14B.7 Factors Leading to Extreme Precipitation on Dominica from Tropical Storm Erika (2015)

Thursday, 19 April 2018: 3:00 PM
Masters ABCD (Sawgrass Marriott)
Alison D. Nugent, Univ. of Hawaii at Mānoa, Honolulu, HI; and R. Rios-Berrios

Tropical Storm Erika was a weak tropical storm in a sheared environment that passed through the Lesser Antilles on August 27th of 2015. Radar and rain gauges measured at least a half meter of rainfall on the Commonwealth of Dominica in about five hours. This unexpected heavy rainfall caused substantial loss of life and property in Dominica, exposing prediction challenges and devastating power of tropical cyclone-induced rainfall. Understanding the factors leading to heavy rainfall for this case is important for future prediction of similar weak, sheared, tropical storms passing near mountainous islands.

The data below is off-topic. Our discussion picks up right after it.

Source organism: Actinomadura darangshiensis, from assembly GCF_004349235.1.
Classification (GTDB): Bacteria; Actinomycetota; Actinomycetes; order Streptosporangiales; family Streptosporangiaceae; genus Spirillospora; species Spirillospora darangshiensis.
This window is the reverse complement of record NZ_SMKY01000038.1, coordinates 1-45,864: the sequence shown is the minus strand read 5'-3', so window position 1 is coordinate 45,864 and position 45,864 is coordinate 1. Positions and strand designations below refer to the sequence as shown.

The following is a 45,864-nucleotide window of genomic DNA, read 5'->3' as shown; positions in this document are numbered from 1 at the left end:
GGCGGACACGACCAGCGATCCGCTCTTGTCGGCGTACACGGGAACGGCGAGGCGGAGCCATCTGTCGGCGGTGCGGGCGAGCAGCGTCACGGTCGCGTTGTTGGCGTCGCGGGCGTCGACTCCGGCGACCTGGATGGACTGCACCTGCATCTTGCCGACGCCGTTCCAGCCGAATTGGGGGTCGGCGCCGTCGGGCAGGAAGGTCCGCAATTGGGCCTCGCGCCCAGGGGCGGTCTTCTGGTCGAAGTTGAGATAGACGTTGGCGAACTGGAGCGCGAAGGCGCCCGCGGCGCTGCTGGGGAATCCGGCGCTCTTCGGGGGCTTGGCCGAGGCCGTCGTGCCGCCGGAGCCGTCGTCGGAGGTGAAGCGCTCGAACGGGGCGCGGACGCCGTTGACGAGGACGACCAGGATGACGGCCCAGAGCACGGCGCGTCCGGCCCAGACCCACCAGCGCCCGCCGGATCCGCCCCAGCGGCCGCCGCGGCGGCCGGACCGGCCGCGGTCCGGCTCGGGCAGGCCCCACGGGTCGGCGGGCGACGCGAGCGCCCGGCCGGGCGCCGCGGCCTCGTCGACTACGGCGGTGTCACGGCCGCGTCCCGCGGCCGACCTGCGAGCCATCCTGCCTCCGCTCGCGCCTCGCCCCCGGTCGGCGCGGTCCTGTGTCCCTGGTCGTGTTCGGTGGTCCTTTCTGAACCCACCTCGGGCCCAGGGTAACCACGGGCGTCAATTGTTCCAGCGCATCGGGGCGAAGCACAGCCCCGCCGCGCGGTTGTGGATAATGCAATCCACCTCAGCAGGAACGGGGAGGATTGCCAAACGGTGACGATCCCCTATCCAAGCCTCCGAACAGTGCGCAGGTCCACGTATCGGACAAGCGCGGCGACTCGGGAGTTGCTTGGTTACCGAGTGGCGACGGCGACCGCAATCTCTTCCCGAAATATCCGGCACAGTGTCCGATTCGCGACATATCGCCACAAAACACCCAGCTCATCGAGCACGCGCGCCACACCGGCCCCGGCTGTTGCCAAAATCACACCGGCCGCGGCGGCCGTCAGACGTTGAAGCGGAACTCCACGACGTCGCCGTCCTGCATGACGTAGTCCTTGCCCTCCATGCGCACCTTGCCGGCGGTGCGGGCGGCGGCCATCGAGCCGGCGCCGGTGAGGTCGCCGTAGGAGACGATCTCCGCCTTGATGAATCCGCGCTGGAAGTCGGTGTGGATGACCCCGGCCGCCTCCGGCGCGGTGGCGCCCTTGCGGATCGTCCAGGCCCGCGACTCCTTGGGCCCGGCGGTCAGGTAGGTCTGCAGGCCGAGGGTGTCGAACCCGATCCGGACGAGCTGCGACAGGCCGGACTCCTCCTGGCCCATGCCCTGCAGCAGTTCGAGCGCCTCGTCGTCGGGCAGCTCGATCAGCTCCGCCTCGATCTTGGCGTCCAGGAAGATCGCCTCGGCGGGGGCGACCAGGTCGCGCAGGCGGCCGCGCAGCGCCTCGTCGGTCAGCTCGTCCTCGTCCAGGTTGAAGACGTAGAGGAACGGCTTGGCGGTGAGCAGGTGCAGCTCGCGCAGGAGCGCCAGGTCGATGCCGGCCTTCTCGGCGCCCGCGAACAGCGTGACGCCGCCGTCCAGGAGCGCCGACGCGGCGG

In this study, we use a combination of several observational datasets, from both ground- and aircraft-based platforms. Observations show that the combination of a sheared environment, a dry northern sector, and a mesovortex contributed to the significant storm precipitation. The sheared environment (especially below 500 hPa) affected the storm, causing it to weaken, but also organized the heaviest precipitation in the region that passed over Dominica. A mesovortex embedded within the sheared-organized convection moved over Dominica and persisted for several hours, thus enhancing rainfall totals. These results highlight the multi-scale interactions that can contribute to heavy precipitation associated with tropical cyclone passage near mountainous islands.
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